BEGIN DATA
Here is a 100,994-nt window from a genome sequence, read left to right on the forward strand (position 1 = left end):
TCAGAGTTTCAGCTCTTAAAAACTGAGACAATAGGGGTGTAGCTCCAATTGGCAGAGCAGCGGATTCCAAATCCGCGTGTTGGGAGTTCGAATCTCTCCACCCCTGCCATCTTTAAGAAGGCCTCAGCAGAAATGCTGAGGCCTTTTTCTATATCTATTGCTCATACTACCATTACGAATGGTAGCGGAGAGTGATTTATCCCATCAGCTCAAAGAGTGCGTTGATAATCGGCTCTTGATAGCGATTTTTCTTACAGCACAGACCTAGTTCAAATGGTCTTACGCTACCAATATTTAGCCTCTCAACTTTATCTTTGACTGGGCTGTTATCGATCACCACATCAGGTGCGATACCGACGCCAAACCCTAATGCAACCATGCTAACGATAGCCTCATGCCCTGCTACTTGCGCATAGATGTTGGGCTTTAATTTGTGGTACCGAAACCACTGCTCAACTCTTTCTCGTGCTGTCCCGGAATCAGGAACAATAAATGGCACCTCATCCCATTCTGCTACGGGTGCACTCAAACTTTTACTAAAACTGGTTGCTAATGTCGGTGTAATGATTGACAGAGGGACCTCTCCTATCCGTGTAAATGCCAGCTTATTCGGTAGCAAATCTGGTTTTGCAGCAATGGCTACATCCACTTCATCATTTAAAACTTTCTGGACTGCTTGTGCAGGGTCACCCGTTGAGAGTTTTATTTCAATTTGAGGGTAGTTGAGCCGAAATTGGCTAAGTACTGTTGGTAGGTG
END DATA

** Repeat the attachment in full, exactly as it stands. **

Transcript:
Here is a 100,994-nt window from a genome sequence, read left to right on the forward strand (position 1 = left end):
TCAGAGTTTCAGCTCTTAAAAACTGAGACAATAGGGGTGTAGCTCCAATTGGCAGAGCAGCGGATTCCAAATCCGCGTGTTGGGAGTTCGAATCTCTCCACCCCTGCCATCTTTAAGAAGGCCTCAGCAGAAATGCTGAGGCCTTTTTCTATATCTATTGCTCATACTACCATTACGAATGGTAGCGGAGAGTGATTTATCCCATCAGCTCAAAGAGTGCGTTGATAATCGGCTCTTGATAGCGATTTTTCTTACAGCACAGACCTAGTTCAAATGGTCTTACGCTACCAATATTTAGCCTCTCAACTTTATCTTTGACTGGGCTGTTATCGATCACCACATCAGGTGCGATACCGACGCCAAACCCTAATGCAACCATGCTAACGATAGCCTCATGCCCTGCTACTTGCGCATAGATGTTGGGCTTTAATTTGTGGTACCGAAACCACTGCTCAACTCTTTCTCGTGCTGTCCCGGAATCAGGAACAATAAATGGCACCTCATCCCATTCTGCTACGGGTGCACTCAAACTTTTACTAAAACTGGTTGCTAATGTCGGTGTAATGATTGACAGAGGGACCTCTCCTATCCGTGTAAATGCCAGCTTATTCGGTAGCAAATCTGGTTTTGCAGCAATGGCTACATCCACTTCATCATTTAAAACTTTCTGGACTGCTTGTGCAGGGTCACCCGTTGAGAGTTTTATTTCAATTTGAGGGTAGTTGAGCCGAAATTGGCTAAGTACTGTTGGTAGGTG